October 4, 2017 Reading Time: 2 minutes

September economic data are off to a strong start as unit auto sales, the Institute for Supply Management’s manufacturing new-orders index, and the ISM nonmanufacturing new-orders index all posted strong gains. While the impacts from Hurricanes Harvey and Irma are still likely to cause some weakness, today’s data suggest the economy is entering the final quarter of 2017 with very good momentum.

U.S. retail unit auto sales rebounded sharply in September, jumping to an 18.6 million annualized rate, the highest since July 2005. The rebound comes after unit auto sales posted record results in 2015 and 2016 but suffered through an eight-month down trend during which sales fell from an 18.2 million rate in December 2016 to 16.1 million in August 2017 — a drop of 11 percent.

The September surge came from sales of cars and light trucks, both domestically produced and imported. Light trucks continue to be the dominant segment, accounting for 63.3 percent of sales. They posted an annualized selling rate of 11.8 million units in September, with domestic light trucks accounting for 9.7 million, or 82.4 percent, of retail light-truck sales. Domestic light trucks posted a 2.1 million rate for the month.

Passenger-car sales rose to a 6.8 million-unit annualized pace versus a 6.0 million rate in August. Among passenger cars, domestic cars came in at 4.95 million while imports sold at a 1.85 million pace. From December 2014 to September 2017, passenger cars’ share of total light-vehicle sales fell from 48 percent to 36.6 percent.

Overall, the rebound in unit auto sales is a positive sign for consumer spending and the economy overall heading into the final quarter of 2017.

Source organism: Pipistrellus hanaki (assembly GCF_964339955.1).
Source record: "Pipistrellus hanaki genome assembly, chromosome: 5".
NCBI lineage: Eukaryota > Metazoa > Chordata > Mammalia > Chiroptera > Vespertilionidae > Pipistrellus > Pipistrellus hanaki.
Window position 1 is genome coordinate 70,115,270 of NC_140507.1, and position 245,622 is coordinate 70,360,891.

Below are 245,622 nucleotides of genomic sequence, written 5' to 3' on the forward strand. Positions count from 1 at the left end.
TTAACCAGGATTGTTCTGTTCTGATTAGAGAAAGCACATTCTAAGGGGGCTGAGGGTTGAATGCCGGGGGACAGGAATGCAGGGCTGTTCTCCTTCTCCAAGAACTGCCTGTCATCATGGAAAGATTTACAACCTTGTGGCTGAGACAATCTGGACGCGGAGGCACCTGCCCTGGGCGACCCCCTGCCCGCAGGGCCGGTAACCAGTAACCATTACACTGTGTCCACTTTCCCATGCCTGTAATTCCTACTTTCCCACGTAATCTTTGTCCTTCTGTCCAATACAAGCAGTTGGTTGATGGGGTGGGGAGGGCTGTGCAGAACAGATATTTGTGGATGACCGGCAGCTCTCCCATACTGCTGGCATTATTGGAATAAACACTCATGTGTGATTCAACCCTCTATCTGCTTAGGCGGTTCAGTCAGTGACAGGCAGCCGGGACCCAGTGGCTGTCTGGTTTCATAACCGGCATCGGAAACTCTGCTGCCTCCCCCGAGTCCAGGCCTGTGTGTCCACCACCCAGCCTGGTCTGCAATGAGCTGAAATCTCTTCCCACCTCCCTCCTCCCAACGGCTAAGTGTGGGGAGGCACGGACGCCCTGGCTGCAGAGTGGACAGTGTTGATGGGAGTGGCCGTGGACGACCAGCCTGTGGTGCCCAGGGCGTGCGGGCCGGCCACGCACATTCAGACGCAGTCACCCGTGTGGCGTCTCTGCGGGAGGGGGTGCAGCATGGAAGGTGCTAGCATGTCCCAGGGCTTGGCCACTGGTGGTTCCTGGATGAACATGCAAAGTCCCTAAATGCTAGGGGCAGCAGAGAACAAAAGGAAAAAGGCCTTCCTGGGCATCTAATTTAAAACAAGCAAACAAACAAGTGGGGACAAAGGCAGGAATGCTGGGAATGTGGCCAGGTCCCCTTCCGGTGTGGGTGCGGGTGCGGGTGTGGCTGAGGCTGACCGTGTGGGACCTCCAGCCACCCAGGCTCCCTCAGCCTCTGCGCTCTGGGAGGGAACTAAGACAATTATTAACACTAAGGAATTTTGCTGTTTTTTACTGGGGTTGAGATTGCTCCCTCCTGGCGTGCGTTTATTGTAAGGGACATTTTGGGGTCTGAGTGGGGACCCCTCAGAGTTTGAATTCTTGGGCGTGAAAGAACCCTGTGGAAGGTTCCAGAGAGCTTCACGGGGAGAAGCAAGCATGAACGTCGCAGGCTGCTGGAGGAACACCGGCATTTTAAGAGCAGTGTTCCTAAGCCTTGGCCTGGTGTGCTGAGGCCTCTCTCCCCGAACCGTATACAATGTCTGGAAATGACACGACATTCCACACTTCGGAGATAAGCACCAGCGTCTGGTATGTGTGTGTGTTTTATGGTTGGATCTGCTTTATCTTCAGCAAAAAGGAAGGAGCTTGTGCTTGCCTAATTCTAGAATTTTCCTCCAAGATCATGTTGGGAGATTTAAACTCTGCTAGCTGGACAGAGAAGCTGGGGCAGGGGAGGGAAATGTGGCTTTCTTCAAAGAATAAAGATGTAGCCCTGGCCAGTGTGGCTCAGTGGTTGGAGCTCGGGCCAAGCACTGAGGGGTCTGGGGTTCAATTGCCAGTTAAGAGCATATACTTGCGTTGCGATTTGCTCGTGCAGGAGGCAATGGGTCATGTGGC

Further positive evidence for the outlook for the fourth quarter comes from the Institute for Supply Management’s two Reports on Business. The ISM Manufacturing Purchasing Managers Index jumped to 60.8 (where 50 is neutral), the highest level since May 2004. The strong result was powered by gains in all of the component indexes. The new-orders index jumped to 64.6 in September, the 4th month in a row and the 8th month in the past 10 above 60. Production, employment, prices, backlogs, and export orders all posted gains for the month.

The ISM nonmanufacturing index gained more than 4 points, coming in at 59.8 for the latest month, up from 55.3 in August. This index has been above the neutral 50 level for 93 consecutive months. Like the manufacturing counterpart, the nonmanufacturing survey showed broad-based gains across all the key areas. Within the nonmanufacturing index, the new-orders index rose to 63.0 from 57.1 while the activity index increased to 61.3 from 57.5. Both have been above 50 for 98 months. Indexes for employment, backlogs, prices, and export orders all rose.

The outlook for continued economic expansion remains favorable, though some weakness from the impact of Hurricanes Harvey and Irma may show through in some economic indicators.

Robert Hughes

Bob Hughes

Robert Hughes joined AIER in 2013 following more than 25 years in economic and financial markets research on Wall Street. Bob was formerly the head of Global Equity Strategy for Brown Brothers Harriman, where he developed equity investment strategy combining top-down macro analysis with bottom-up fundamentals.

Prior to BBH, Bob was a Senior Equity Strategist for State Street Global Markets, Senior Economic Strategist with Prudential Equity Group and Senior Economist and Financial Markets Analyst for Citicorp Investment Services. Bob has a MA in economics from Fordham University and a BS in business from Lehigh University.

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